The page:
BACKGROUND. In patients with locally advanced and operable breast cancer, neoadjuvant chemotherapy has been demonstrated to increase the chance of breast-conserving surgery (BCS) when compared with adjuvant treatment; moreover, patients who achieve a pathologic complete response (pCR) have a better outcome. A literature-based meta-analysis of randomized clinical trials (RCTs) to 'weigh' how much taxanes add to anthracyclines as primary treatment over standard chemotherapy was conducted. METHODS. Event-based relative risk ratios (RR) with 95% confidence intervals (95% CI) were derived through both a fixed-effect and a random-effect model; a heterogeneity test was applied as well. Absolute differences (AD) and the number (of patients) needed to treat (NNT) were calculated. Primary endpoints were: 1) pCR rate and 2) BCS rate. A sensitivity analysis of 3 subgroups according to taxane strategies was conducted. RESULTS. Data for primary endpoints were available for 7 RCTs (2455 patients). The rate of BCS was significantly higher for patients receiving taxanes, with an AD of 3.4% (P = .012), which translates into 29 patients NNT, without significant heterogeneity. The rate of pCR was higher for patients receiving taxanes, although not statistically significant. In the sensitivity analysis, patients receiving taxanes as a sequential schedule had a significant higher probability to achieve pCR, with an AD of 2.4% (P = .013), which translates into 41 patients NNT, without significant heterogeneity. Patients receiving taxanes as a concomitant schedule had a significantly higher probability to achieve BCS, with an AD of 5.3% (P = .027), which translates into 19 patients NNT, without significant heterogeneity. The complete response rate was significantly higher in the taxane arms, regardless of the adopted strategy, with an AD ranging from 6.7% to 15.5%. CONCLUSIONS. The combination of taxanes and anthracyclines as neoadjuvant chemotherapy for early breast cancer improves the chance of achieving both higher BCS and pCR rates.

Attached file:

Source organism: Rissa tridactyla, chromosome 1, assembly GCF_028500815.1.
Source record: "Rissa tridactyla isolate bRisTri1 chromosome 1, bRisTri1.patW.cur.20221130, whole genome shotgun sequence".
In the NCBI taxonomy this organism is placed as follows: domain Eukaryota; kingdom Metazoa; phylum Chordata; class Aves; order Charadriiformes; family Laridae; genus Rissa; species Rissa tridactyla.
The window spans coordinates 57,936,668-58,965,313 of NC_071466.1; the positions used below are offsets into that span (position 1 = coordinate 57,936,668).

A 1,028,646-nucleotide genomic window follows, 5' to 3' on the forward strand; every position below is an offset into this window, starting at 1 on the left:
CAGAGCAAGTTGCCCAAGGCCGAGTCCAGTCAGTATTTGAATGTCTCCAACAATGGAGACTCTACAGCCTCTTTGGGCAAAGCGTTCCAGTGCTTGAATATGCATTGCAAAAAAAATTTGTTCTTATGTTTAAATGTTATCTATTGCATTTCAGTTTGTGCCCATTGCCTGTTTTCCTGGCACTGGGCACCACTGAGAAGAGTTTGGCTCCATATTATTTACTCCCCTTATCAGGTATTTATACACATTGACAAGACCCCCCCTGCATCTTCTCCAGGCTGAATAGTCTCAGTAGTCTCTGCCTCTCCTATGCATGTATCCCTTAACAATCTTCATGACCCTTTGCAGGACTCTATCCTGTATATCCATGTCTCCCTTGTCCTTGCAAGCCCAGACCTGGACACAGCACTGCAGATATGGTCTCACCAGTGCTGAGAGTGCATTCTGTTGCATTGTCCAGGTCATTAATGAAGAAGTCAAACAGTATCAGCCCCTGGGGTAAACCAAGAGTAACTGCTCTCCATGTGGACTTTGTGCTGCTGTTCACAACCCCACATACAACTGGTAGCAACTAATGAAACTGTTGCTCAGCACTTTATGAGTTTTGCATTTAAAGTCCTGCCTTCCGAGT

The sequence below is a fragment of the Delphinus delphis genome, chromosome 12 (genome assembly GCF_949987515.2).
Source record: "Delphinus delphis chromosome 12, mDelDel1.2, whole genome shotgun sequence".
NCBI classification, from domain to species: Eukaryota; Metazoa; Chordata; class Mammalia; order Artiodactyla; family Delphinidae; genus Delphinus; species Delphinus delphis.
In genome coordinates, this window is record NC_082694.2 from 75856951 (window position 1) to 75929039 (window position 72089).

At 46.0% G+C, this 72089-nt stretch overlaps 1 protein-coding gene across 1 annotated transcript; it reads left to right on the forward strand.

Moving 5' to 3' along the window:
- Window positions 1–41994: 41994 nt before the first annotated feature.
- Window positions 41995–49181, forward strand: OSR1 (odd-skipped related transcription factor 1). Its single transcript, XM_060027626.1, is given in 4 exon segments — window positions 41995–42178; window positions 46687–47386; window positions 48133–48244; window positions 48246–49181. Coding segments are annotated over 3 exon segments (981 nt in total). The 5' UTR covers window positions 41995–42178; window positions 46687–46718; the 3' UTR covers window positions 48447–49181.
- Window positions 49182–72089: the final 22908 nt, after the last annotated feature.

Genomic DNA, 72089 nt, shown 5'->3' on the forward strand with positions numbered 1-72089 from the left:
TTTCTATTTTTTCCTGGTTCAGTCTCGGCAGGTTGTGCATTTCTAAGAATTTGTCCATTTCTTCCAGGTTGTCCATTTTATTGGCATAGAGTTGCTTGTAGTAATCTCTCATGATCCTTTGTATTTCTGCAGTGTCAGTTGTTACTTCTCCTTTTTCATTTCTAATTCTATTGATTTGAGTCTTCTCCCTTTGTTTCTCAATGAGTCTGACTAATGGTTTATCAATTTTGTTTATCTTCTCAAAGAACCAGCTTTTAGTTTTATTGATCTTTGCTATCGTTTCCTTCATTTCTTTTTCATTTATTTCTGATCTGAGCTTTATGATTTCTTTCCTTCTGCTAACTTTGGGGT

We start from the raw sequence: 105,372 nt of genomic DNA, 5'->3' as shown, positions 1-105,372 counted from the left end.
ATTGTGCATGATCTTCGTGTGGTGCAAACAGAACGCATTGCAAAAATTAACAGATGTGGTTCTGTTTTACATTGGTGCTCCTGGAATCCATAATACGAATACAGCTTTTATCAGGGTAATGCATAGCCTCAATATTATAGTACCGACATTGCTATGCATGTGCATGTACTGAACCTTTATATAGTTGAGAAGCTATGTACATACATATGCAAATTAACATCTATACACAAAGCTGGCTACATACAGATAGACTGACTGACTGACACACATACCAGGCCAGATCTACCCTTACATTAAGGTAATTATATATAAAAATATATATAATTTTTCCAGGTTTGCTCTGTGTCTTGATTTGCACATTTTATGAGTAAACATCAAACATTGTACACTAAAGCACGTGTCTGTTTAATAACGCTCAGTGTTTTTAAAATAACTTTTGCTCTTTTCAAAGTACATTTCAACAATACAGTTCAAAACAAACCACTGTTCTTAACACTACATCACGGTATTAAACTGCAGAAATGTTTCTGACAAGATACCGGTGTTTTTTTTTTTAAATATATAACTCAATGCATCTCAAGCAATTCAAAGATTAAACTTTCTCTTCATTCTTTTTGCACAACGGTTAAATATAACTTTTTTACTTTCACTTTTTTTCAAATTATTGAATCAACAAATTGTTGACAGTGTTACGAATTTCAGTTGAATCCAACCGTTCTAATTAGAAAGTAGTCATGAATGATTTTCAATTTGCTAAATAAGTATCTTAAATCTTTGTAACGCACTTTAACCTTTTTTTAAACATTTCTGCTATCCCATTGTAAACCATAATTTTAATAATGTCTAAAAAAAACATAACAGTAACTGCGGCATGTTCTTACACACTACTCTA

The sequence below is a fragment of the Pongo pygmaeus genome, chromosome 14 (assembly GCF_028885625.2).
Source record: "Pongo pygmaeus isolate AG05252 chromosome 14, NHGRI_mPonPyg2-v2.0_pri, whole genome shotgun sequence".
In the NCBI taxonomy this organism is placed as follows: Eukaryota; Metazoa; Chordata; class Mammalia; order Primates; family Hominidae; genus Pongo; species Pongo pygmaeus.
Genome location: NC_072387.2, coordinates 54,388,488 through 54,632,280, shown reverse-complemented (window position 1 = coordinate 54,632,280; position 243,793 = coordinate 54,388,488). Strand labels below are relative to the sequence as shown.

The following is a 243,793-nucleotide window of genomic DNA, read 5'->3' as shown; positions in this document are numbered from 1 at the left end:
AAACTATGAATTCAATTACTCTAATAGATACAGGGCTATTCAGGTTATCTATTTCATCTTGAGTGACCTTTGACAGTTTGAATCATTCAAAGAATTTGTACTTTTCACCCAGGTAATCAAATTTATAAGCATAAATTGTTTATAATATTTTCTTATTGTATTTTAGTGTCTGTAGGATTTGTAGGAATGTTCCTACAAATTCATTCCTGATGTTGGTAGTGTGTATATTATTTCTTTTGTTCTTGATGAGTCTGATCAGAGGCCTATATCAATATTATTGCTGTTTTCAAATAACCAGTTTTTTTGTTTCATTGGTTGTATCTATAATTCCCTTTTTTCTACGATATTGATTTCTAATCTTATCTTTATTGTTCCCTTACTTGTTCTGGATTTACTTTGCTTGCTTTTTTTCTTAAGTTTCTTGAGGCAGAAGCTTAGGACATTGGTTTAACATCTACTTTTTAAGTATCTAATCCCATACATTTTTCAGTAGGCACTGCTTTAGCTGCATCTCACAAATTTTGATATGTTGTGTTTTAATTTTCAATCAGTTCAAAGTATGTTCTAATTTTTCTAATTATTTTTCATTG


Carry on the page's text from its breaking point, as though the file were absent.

ASJC Scopus subject areas
- Cancer Research